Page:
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Watch the Breakdown 1 online guitar lesson by Andy Aledort from Slow Blues Power

One of the great things about soloing over dominant seventh chords—and something that is certainly an essential technique when improvising on a slow blues—is that players are free to exploit the difference in quality between the minor third and the major third. The scale most closely associated with dominant seventh chords is Mixolydian; in G, G Mixolydian is spelled G A B C D E F, with B as the major third. The minor third is one half step lower, Bb; this pitch can also be thought of as the b9 (“flatted ninth”).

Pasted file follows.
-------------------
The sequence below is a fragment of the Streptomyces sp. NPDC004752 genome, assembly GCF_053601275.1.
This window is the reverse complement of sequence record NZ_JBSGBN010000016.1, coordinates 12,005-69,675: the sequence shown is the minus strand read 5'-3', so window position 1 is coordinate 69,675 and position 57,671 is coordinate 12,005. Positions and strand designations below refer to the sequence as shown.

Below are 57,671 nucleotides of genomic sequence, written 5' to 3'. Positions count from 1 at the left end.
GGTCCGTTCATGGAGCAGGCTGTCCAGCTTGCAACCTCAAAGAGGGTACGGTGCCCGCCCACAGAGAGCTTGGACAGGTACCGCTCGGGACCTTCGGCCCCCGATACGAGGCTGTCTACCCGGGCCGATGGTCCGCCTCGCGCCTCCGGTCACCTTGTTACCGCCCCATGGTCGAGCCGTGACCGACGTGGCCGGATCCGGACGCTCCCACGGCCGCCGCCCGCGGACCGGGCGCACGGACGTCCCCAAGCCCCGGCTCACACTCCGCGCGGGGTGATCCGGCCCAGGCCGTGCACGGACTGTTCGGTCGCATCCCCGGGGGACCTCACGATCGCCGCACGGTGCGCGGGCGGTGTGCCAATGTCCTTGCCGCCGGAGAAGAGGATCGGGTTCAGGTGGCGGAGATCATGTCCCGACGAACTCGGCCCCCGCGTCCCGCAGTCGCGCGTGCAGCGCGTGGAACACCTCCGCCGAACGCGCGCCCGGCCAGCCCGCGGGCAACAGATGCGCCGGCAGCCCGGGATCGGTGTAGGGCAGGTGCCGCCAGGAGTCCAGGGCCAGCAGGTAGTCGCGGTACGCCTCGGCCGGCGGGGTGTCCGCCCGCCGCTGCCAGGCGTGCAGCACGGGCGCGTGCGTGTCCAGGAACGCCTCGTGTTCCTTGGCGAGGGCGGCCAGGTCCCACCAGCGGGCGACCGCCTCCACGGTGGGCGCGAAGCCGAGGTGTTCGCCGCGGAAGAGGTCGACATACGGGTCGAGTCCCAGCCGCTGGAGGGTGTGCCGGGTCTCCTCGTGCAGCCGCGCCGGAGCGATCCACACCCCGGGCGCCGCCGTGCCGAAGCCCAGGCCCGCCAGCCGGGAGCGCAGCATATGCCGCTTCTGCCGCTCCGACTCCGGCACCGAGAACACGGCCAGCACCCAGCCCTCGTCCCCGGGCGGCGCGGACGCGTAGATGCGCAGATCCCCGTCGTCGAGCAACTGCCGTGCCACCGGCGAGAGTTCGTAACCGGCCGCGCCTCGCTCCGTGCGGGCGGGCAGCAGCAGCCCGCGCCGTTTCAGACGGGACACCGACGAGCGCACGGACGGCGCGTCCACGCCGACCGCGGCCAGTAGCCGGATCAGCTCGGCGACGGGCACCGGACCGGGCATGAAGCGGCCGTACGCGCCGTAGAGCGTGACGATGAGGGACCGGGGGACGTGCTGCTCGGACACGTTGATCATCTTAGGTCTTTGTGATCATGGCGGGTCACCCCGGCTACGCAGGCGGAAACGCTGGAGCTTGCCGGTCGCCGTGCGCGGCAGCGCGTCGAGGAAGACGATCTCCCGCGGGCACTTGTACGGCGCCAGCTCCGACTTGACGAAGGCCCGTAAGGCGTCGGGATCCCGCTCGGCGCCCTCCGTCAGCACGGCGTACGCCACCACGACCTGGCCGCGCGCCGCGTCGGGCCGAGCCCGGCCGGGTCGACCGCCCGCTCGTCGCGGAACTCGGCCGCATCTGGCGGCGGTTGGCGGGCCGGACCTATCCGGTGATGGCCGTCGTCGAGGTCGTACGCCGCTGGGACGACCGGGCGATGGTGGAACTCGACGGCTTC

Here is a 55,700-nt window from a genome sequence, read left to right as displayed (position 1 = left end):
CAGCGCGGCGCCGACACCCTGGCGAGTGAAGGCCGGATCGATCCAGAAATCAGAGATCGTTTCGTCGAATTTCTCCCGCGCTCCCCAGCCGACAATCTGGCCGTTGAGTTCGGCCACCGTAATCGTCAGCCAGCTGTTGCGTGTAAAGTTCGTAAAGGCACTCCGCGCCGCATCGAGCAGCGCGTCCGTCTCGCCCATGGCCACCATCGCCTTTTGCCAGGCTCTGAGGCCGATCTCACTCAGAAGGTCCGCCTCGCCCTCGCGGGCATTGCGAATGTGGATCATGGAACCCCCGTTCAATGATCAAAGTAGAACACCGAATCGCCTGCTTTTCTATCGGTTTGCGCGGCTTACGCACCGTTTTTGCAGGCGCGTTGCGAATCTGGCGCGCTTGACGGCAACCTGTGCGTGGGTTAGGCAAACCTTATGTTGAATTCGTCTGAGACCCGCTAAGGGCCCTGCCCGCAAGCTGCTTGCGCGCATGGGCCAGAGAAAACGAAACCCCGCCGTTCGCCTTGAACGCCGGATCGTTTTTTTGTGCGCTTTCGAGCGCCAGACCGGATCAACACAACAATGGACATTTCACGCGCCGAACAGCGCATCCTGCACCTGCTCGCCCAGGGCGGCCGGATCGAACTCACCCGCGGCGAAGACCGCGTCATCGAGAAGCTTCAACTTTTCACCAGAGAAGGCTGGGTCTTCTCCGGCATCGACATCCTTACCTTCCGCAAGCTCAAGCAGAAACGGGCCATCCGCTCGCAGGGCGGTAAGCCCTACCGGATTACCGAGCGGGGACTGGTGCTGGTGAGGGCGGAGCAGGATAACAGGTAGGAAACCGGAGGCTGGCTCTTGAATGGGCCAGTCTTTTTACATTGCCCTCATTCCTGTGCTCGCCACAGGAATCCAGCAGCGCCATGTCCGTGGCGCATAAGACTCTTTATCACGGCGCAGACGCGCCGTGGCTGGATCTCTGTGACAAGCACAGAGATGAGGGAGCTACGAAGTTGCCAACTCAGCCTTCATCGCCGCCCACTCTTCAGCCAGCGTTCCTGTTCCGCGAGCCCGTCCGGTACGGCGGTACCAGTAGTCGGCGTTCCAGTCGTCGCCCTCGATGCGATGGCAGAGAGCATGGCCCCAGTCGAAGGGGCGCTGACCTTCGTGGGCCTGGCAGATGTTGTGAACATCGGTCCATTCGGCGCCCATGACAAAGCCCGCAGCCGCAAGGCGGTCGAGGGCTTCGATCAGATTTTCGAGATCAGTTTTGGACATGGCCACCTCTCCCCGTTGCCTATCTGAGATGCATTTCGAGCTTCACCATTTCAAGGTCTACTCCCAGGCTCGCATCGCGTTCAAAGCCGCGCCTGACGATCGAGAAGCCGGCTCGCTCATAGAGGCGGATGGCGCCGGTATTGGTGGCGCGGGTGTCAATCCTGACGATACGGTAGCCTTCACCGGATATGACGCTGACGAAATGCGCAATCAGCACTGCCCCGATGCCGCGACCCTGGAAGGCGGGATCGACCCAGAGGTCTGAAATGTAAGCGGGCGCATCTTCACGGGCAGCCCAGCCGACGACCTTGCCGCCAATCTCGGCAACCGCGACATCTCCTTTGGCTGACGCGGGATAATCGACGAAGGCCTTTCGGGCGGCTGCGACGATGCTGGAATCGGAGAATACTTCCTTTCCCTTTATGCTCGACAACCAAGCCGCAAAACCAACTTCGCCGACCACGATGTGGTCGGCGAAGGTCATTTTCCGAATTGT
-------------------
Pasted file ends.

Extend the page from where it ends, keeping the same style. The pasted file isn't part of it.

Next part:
In bar 1 of the solo, I begin on beat one by hammering on from the minor to the major third, and, on beat two, incorporate both the minor and the major third. Be aware of the difference in quality between these intervals and try to take advantage of that difference while crafting your solos.

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